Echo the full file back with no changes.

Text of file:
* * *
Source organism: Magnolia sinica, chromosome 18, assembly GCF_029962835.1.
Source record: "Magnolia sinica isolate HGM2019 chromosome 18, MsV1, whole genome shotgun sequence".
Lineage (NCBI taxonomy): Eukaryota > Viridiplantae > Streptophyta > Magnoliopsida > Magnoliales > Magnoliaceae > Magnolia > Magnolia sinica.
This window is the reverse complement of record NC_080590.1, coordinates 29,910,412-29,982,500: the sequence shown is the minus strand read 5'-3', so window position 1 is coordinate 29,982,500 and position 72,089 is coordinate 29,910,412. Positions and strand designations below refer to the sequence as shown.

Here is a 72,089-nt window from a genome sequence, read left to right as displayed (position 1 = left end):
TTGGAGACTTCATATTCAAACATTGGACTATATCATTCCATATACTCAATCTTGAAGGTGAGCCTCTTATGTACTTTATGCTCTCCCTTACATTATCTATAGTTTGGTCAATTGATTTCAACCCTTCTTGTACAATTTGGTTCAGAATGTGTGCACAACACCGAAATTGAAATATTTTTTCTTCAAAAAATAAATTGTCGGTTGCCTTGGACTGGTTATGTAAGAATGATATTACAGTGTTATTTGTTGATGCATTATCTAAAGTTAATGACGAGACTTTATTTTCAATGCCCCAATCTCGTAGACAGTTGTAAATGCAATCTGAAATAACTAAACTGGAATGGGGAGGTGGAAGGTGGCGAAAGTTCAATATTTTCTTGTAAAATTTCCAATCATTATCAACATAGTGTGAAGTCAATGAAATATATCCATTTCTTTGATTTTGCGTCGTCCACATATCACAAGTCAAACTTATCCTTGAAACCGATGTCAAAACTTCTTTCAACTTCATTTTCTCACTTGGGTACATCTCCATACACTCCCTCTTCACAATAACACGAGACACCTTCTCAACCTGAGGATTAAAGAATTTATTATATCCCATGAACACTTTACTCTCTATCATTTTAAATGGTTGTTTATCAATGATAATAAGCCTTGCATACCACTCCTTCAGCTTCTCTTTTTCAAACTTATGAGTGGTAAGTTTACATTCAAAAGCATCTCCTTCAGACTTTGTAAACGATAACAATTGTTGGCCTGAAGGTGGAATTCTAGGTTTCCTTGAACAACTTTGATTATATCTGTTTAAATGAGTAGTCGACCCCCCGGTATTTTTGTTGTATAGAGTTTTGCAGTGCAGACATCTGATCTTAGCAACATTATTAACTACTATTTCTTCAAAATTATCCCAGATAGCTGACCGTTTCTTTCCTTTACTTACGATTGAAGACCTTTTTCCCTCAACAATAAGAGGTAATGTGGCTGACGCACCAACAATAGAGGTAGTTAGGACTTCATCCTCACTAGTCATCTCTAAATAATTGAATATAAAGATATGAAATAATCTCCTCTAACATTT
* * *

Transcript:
Source organism: Magnolia sinica, chromosome 18, assembly GCF_029962835.1.
Source record: "Magnolia sinica isolate HGM2019 chromosome 18, MsV1, whole genome shotgun sequence".
Lineage (NCBI taxonomy): Eukaryota > Viridiplantae > Streptophyta > Magnoliopsida > Magnoliales > Magnoliaceae > Magnolia > Magnolia sinica.
This window is the reverse complement of record NC_080590.1, coordinates 29,910,412-29,982,500: the sequence shown is the minus strand read 5'-3', so window position 1 is coordinate 29,982,500 and position 72,089 is coordinate 29,910,412. Positions and strand designations below refer to the sequence as shown.

Here is a 72,089-nt window from a genome sequence, read left to right as displayed (position 1 = left end):
TTGGAGACTTCATATTCAAACATTGGACTATATCATTCCATATACTCAATCTTGAAGGTGAGCCTCTTATGTACTTTATGCTCTCCCTTACATTATCTATAGTTTGGTCAATTGATTTCAACCCTTCTTGTACAATTTGGTTCAGAATGTGTGCACAACACCGAAATTGAAATATTTTTTCTTCAAAAAATAAATTGTCGGTTGCCTTGGACTGGTTATGTAAGAATGATATTACAGTGTTATTTGTTGATGCATTATCTAAAGTTAATGACGAGACTTTATTTTCAATGCCCCAATCTCGTAGACAGTTGTAAATGCAATCTGAAATAACTAAACTGGAATGGGGAGGTGGAAGGTGGCGAAAGTTCAATATTTTCTTGTAAAATTTCCAATCATTATCAACATAGTGTGAAGTCAATGAAATATATCCATTTCTTTGATTTTGCGTCGTCCACATATCACAAGTCAAACTTATCCTTGAAACCGATGTCAAAACTTCTTTCAACTTCATTTTCTCACTTGGGTACATCTCCATACACTCCCTCTTCACAATAACACGAGACACCTTCTCAACCTGAGGATTAAAGAATTTATTATATCCCATGAACACTTTACTCTCTATCATTTTAAATGGTTGTTTATCAATGATAATAAGCCTTGCATACCACTCCTTCAGCTTCTCTTTTTCAAACTTATGAGTGGTAAGTTTACATTCAAAAGCATCTCCTTCAGACTTTGTAAACGATAACAATTGTTGGCCTGAAGGTGGAATTCTAGGTTTCCTTGAACAACTTTGATTATATCTGTTTAAATGAGTAGTCGACCCCCCGGTATTTTTGTTGTATAGAGTTTTGCAGTGCAGACATCTGATCTTAGCAACATTATTAACTACTATTTCTTCAAAATTATCCCAGATAGCTGACCGTTTCTTTCCTTTACTTACGATTGAAGACCTTTTTCCCTCAACAATAAGAGGTAATGTGGCTGACGCACCAACAATAGAGGTAGTTAGGACTTCATCCTCACTAGTCATCTCTAAATAATTGAATATAAAGATATGAAATAATCTCCTCTAACATTT